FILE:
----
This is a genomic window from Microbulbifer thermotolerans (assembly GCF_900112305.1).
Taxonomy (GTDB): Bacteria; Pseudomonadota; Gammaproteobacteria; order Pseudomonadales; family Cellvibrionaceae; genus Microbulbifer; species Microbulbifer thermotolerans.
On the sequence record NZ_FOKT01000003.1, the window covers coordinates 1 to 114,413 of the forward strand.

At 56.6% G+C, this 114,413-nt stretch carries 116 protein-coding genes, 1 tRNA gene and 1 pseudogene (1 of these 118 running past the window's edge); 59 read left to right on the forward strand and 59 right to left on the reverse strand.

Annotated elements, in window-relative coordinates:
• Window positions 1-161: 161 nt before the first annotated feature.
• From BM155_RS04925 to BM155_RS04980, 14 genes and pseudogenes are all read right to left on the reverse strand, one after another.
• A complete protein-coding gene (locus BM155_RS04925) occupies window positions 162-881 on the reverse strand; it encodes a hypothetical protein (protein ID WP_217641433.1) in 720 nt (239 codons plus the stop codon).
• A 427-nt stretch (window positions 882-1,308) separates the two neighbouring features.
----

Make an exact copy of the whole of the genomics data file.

This is a genomic window from Microbulbifer thermotolerans (assembly GCF_900112305.1).
Taxonomy (GTDB): Bacteria; Pseudomonadota; Gammaproteobacteria; order Pseudomonadales; family Cellvibrionaceae; genus Microbulbifer; species Microbulbifer thermotolerans.
On the sequence record NZ_FOKT01000003.1, the window covers coordinates 1 to 114,413 of the forward strand.

At 56.6% G+C, this 114,413-nt stretch carries 116 protein-coding genes, 1 tRNA gene and 1 pseudogene (1 of these 118 running past the window's edge); 59 read left to right on the forward strand and 59 right to left on the reverse strand.

Annotated elements, in window-relative coordinates:
• Window positions 1-161: 161 nt before the first annotated feature.
• From BM155_RS04925 to BM155_RS04980, 14 genes and pseudogenes are all read right to left on the reverse strand, one after another.
• A complete protein-coding gene (locus BM155_RS04925) occupies window positions 162-881 on the reverse strand; it encodes a hypothetical protein (protein ID WP_217641433.1) in 720 nt (239 codons plus the stop codon).
• A 427-nt stretch (window positions 882-1,308) separates the two neighbouring features.